Urna and Kroke: Ser

April 8, 2019

Grass, Memory and Song

Listening Post 196. The grasslands of China’s Inner Mongolia region are far from any ocean, but Urna Chahar-Tugchi observes that her home turf is often called the “Sea of Songs”—a fitting metaphor for a rich musical culture and for Urna’s awe-inspiring voice, rising like a wave and sailing across a soundscape seemingly as expansive as her childhood horizon. She grew up in a family of herders, surrounded by head-high grass, sand dunes and big sky. At 18 she went east to study at the Shanghai Conservatory of Music, but throughout her career she has traveled in every direction, singing traditional songs and her own compositions with subtle influences from the four winds. On Ser (Awakening), her ninth album, her Mongolian lyrics are in excellent company with Kroke, a Polish klezmer band that likewise branched out. Urna sings of family and identity, love and distance, nature and childhood. Horses are ever present in her stories, often carrying sons and daughters to faraway new homes. In the spiritual/personal title track, her voice climbs gradually with the rising sun (video 1) and the morning theme gathers momentum in Baigal Dalai (Infinite Nature, video 2). Zandan Hureng (My Sandalwood-Brown), describes a child riding away over dunes, ice, riverbed and mountain passes (video 3), while the title figure of Nonjiyaa is a bride leaving her homeland (video 4). Urna, who lives in Berlin, also left home but bridges gaps in time and space. Ten years ago she starred in The Two Horses of Genghis Khan, a documentary about an heirloom violin lost during China’s Cultural Revolution (trailer, video 5). It was in the 13th century that Genghis Khan’s descendants took Mongol power to its height by conquering China—the Song Dynasty, to be precise. Today this daughter of her people floats over a sea of grass and memory with her stunning, panoramic words and music. (Urna Chahar-Tugchi/UCT)

Ser credits
Urna Chahar-Tugchi: vocals, composer

Tomasz Kukurba: viola, percussion, vocals, flute
Jerzy Bawoł: accordion
Tomasz Lato: double bass

Lyrics: Urna Chahar-Tugchi/Music: Urna Chahar-Tugchi & Tomasz Lato

(from the Mongolian lyrics)
I send my sounds into the universe
And connect them to the best wishes for all life on earth
I wish for only positive news and messages
And hope for everyone
My desire for all


Baigal Dalai/Infinite Nature
Lyrics & Music: Urna Chahar-Tugchi

Sunlight glistens
/Gleaming pearls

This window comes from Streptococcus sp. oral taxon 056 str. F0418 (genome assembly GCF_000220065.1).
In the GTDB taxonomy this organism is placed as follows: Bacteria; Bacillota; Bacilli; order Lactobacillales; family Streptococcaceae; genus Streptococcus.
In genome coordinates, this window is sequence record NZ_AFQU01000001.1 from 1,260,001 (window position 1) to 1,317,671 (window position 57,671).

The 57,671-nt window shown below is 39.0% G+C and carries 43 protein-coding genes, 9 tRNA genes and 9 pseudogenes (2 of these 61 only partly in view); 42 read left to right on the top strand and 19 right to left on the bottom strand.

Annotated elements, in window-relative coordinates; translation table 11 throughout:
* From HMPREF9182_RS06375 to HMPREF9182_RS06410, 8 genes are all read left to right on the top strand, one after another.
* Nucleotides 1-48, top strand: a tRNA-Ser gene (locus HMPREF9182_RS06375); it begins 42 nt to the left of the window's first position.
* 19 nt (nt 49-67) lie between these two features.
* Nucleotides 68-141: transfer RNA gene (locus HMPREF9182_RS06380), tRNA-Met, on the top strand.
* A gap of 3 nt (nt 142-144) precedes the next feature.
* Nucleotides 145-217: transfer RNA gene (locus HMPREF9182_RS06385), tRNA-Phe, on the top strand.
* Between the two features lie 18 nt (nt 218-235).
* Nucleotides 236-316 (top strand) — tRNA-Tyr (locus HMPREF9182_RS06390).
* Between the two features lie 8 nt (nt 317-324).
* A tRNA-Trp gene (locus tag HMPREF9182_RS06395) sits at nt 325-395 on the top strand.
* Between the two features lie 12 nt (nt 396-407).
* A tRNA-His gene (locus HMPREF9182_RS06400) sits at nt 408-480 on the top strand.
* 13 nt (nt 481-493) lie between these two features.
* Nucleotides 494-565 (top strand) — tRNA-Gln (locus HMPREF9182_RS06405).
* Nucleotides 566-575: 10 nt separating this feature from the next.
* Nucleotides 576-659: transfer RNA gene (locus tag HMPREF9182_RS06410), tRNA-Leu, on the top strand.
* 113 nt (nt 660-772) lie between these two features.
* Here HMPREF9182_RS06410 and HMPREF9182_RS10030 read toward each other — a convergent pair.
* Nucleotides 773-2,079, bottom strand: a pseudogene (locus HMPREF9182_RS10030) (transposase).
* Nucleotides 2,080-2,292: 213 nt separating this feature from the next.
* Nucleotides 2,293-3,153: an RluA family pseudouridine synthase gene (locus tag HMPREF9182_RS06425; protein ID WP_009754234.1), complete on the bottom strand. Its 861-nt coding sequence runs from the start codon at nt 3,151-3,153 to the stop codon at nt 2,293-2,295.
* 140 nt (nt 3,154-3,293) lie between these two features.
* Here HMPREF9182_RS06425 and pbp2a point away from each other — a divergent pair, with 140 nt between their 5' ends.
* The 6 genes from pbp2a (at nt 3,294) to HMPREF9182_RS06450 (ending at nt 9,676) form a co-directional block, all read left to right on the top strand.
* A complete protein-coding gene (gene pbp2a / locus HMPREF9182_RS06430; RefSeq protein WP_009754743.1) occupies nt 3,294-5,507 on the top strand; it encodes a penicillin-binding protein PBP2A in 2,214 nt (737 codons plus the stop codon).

Over the sea/
Obeying the rhythm of nature
Awakening the peaceful world.

I settle into the sounds/Of the still morning
Quietly joining/
My own melody
And feel/
A sea of harmony
Embracing the world

New sounds steadily flow/Their chimes
The beauty of the morning/The healing energy
Enhance the feeling/Everything united
In an ocean of nature


Zandan Hureng/My Sandalwood-Brown
Lyrics & Music: Traditional

I want to ride my Sandalwood-Brown horse/At the Sandalwood temple I will pray
To all creatures of this earth/
May you live in happiness and peace

Light-footed he trots across the dunes/My horse with white spots
In gold brocade, adorned with coral/Our child leaves to live with strangers

Light-footed he trots across the ice/My black-spotted Silver-Grey
Adorned with silver and coral/Our child leaves to live with strangers

Light-footed he trots on the riverbed/My horse with the tamarisk spots
Adorned with pearls and coral/
Our child leaves us for foreign lands

Three mountain passes lie behind me/Trodden down are my boots
Not three moons have passed/How I long for Mother and Father!

Four mountain passes lie behind me/Worn out are my stirrups
Not four moons have passed/How I long for Mother and Father!


Lyrics & Music: Traditional

On the banks of the Green River a horse waits/It drags its halter along the ground
The gentle Nonjiyaa, she had to leave her homeland/as a bride to follow her fate into distant lands

On the banks of the Haichin-River, a forlorn horse stands/It drags its reins behind it
Loving Nonjiyaa, her fate she had to follow/to a place far beyond the horizon

At home they did not sow corn/They did not eat sweet fruit, nor fine vegetables
Yet what could taste better/
than milk from a mother’s breast?


The Two Horses of Genghis Khan
Trailer from the 2009 documentary film about Urna’s quest to retrieve a family heirloom—a horse-head violin lost during the Chinese Cultural Revolution when her grandmother was forced to break apart the instrument, preserving just the head and neck.




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